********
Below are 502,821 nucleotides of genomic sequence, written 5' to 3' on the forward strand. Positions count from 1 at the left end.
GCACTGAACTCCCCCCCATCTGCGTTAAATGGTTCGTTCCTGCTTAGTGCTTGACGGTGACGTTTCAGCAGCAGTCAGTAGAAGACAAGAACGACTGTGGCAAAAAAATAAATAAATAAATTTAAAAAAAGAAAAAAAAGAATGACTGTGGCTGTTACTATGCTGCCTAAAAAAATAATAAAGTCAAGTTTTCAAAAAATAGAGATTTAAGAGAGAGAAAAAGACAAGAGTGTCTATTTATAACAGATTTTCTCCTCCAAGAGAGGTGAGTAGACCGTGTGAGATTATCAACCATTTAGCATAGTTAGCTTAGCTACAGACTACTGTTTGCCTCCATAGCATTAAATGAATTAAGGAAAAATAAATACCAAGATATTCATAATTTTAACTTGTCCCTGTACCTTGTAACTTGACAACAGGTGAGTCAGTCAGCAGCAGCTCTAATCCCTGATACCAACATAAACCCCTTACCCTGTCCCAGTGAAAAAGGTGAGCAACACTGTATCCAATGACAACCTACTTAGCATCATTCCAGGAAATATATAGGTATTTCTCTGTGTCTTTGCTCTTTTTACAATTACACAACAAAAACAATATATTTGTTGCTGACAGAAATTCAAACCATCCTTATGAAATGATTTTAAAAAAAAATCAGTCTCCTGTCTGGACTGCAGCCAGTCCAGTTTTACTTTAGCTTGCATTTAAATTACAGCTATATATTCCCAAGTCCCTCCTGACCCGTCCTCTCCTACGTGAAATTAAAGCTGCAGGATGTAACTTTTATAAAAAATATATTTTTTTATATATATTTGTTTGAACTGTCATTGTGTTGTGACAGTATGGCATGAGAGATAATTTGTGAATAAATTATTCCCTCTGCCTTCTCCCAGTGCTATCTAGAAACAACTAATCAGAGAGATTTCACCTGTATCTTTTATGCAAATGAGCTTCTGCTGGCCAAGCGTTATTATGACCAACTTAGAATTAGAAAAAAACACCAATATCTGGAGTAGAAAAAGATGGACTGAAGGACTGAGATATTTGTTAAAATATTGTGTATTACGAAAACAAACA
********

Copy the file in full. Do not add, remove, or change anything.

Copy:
Below are 502,821 nucleotides of genomic sequence, written 5' to 3' on the forward strand. Positions count from 1 at the left end.
GCACTGAACTCCCCCCCATCTGCGTTAAATGGTTCGTTCCTGCTTAGTGCTTGACGGTGACGTTTCAGCAGCAGTCAGTAGAAGACAAGAACGACTGTGGCAAAAAAATAAATAAATAAATTTAAAAAAAGAAAAAAAAGAATGACTGTGGCTGTTACTATGCTGCCTAAAAAAATAATAAAGTCAAGTTTTCAAAAAATAGAGATTTAAGAGAGAGAAAAAGACAAGAGTGTCTATTTATAACAGATTTTCTCCTCCAAGAGAGGTGAGTAGACCGTGTGAGATTATCAACCATTTAGCATAGTTAGCTTAGCTACAGACTACTGTTTGCCTCCATAGCATTAAATGAATTAAGGAAAAATAAATACCAAGATATTCATAATTTTAACTTGTCCCTGTACCTTGTAACTTGACAACAGGTGAGTCAGTCAGCAGCAGCTCTAATCCCTGATACCAACATAAACCCCTTACCCTGTCCCAGTGAAAAAGGTGAGCAACACTGTATCCAATGACAACCTACTTAGCATCATTCCAGGAAATATATAGGTATTTCTCTGTGTCTTTGCTCTTTTTACAATTACACAACAAAAACAATATATTTGTTGCTGACAGAAATTCAAACCATCCTTATGAAATGATTTTAAAAAAAAATCAGTCTCCTGTCTGGACTGCAGCCAGTCCAGTTTTACTTTAGCTTGCATTTAAATTACAGCTATATATTCCCAAGTCCCTCCTGACCCGTCCTCTCCTACGTGAAATTAAAGCTGCAGGATGTAACTTTTATAAAAAATATATTTTTTTATATATATTTGTTTGAACTGTCATTGTGTTGTGACAGTATGGCATGAGAGATAATTTGTGAATAAATTATTCCCTCTGCCTTCTCCCAGTGCTATCTAGAAACAACTAATCAGAGAGATTTCACCTGTATCTTTTATGCAAATGAGCTTCTGCTGGCCAAGCGTTATTATGACCAACTTAGAATTAGAAAAAAACACCAATATCTGGAGTAGAAAAAGATGGACTGAAGGACTGAGATATTTGTTAAAATATTGTGTATTACGAAAACAAACA